Sweden Rejects Chinese Criticism of Press Freedom Prize

November 18, 2019 Updated: November 18, 2019

STOCKHOLM—Sweden’s culture minister on Nov. 16 awarded the annual Tucholsky literary prize to a Chinese author despite a threat from the Chinese ambassador to ban her from entering the country.

Author Gui Minhai, a naturalized Swede and co-owner of a Hong Kong store that sold books critical of Chinese leaders, was detained by police in eastern China in 2018 while in the company of two Swedish diplomats with whom he was traveling to Beijing.

Standing next to Gui’s empty seat at a ceremony in Stockholm, Culture Minister Amanda Lind said it was “crucial for culture and democracy that artists and authors can work freely.”

Earlier Friday, Chinese Ambassador Gui Conyou urged PEN Sweden to refrain from recognizing the author and called on Lind not to participate in the awards ceremony, according to the Swedish news agency, TT.

Swedish Prime Minister Stefan Lofven said the country “would never cave in to this kind of threat. Never. We have freedom of speech in Sweden and that is the point, period.”

“Let’s see what possible consequences this may have,” Lofven told Swedish broadcaster SVT. “But we stand up for freedom of expression in Sweden. That’s how Sweden is built and that’s how we should have it.”

“We were a little bit surprised … but we didn’t expect this strong reaction,” Jesper Bengtsson, the Swedish PEN chairman, told The Associated Press. “The Chinese ambassador here has been very proactive in trying to silence people, so this is probably the result of the same strategy.”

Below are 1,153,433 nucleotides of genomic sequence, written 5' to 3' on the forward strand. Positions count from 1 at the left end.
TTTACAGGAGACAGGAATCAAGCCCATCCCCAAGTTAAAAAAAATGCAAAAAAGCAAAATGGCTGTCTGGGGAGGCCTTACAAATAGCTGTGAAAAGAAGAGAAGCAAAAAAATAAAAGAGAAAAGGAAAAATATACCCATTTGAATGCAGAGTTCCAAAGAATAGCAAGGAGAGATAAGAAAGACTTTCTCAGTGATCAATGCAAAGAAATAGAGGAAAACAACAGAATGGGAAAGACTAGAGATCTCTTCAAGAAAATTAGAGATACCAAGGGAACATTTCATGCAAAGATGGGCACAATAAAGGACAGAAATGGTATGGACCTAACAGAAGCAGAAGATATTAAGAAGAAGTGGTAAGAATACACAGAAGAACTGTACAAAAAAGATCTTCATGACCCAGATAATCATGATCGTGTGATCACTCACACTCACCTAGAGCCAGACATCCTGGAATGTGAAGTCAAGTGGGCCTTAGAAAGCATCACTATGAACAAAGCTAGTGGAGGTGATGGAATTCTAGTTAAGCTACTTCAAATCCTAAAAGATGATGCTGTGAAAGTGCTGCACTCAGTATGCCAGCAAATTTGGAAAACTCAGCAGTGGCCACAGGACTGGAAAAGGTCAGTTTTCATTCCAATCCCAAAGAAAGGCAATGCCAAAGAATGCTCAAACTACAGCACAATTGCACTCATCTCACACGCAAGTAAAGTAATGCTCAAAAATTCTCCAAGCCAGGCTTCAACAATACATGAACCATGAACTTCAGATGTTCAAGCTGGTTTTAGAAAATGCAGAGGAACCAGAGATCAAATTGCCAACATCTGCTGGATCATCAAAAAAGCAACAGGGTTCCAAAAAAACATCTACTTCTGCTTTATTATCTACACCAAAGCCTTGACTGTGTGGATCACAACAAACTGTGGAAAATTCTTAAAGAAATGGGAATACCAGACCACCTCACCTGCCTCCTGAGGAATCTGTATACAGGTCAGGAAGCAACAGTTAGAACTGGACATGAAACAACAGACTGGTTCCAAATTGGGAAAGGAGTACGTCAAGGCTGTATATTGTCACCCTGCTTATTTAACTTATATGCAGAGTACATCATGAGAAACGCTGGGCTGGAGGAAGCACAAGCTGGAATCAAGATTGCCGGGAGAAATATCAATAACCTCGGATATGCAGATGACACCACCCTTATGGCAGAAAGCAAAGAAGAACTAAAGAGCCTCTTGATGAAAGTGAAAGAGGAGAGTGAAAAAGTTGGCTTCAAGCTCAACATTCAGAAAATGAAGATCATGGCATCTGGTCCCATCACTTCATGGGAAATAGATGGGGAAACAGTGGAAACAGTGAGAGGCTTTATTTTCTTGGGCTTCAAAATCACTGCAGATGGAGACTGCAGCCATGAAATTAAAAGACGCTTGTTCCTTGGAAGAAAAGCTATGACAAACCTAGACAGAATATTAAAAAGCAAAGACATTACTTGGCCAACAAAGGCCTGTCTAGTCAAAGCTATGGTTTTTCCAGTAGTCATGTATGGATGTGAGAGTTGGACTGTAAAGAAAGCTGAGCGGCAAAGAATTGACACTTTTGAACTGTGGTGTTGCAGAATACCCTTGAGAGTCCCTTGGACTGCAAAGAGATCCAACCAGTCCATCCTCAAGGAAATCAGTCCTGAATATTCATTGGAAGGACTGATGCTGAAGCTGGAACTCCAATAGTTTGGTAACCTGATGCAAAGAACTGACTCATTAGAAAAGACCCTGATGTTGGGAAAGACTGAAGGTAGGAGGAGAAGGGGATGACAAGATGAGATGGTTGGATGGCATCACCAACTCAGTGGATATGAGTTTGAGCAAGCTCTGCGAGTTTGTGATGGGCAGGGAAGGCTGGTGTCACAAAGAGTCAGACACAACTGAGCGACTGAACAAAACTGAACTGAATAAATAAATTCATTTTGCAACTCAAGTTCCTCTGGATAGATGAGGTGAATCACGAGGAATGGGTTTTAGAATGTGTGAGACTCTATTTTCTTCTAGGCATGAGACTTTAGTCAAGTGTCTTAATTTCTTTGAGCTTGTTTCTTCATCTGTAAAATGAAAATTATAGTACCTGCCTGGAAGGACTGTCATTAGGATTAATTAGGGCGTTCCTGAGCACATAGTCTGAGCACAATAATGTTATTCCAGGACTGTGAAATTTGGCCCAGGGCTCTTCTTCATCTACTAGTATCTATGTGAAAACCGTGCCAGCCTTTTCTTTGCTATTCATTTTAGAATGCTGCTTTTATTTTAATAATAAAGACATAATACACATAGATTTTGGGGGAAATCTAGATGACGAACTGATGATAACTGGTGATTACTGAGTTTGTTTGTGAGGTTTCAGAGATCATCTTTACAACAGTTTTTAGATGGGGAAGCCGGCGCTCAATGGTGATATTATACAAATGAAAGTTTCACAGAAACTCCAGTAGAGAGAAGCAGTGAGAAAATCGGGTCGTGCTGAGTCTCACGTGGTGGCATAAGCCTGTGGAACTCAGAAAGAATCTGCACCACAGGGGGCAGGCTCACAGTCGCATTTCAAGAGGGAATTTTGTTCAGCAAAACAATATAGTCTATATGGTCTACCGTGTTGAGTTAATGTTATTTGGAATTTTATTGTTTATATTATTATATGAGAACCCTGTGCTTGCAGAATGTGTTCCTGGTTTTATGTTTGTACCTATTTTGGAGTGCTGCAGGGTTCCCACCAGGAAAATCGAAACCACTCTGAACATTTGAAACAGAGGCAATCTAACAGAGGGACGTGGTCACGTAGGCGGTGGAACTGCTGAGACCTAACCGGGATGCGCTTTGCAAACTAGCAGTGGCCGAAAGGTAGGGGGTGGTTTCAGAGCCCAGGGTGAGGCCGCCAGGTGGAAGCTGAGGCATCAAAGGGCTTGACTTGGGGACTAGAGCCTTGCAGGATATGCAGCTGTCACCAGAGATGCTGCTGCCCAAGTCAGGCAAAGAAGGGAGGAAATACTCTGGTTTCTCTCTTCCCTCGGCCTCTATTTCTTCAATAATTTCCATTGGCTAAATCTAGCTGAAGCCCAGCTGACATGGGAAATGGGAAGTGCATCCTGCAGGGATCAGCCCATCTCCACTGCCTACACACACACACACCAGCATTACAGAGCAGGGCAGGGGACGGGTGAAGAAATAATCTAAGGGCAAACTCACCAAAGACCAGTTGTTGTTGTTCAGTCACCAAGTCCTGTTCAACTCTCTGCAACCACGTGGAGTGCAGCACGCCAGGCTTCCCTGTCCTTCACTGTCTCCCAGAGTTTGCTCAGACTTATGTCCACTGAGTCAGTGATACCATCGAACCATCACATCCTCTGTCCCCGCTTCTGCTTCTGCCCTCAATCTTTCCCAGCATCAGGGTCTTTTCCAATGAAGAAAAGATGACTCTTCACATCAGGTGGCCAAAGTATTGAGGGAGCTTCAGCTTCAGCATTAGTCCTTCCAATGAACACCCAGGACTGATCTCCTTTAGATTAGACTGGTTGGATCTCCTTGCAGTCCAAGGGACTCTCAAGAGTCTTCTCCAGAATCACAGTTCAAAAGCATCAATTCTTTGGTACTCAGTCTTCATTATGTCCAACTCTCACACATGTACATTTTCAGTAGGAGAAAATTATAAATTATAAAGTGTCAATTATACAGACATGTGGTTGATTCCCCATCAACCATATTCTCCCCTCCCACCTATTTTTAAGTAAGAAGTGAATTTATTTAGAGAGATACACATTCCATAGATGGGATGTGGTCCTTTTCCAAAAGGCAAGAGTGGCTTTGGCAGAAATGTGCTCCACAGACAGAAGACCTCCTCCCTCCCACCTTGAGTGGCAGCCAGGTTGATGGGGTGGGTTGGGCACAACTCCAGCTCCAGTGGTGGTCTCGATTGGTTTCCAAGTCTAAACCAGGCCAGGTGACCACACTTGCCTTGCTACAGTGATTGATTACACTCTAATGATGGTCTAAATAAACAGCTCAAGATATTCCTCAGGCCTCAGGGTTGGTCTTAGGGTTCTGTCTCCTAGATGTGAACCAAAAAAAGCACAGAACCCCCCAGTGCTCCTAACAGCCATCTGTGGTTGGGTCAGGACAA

China is conducting a “large-scale public diplomacy campaign in Sweden which is unique (within) the European Union,” said Bjorn Jerden, head of the Asian Program at the Swedish institute of international affairs. It is “the first time they directly threatened the Swedish government.”

The spat comes at a time of tense relations between Stockholm and Beijing.

China is holding Gui on suspicion of leaking state secrets and has rebuked Sweden for demanding his release. He was taken off a train by police in eastern China in 2018 while in the company of two Swedish diplomats with whom he was traveling to Beijing.

Gui’s original abduction—along with four others in the Hong Kong book trade—fueled worries about interference from Beijing, despite guarantees of wide-ranging freedoms for the former British colony that returned to Chinese rule in 1997.

The four others have since returned to Hong Kong. The United States and European Union have urged Gui’s release.

Reuters contributed to this report

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